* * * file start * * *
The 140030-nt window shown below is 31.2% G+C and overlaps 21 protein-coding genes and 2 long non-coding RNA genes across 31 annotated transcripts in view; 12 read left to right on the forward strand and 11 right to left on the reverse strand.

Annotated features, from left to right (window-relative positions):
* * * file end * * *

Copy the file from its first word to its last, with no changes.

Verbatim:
The 140030-nt window shown below is 31.2% G+C and overlaps 21 protein-coding genes and 2 long non-coding RNA genes across 31 annotated transcripts in view; 12 read left to right on the forward strand and 11 right to left on the reverse strand.

Annotated features, from left to right (window-relative positions):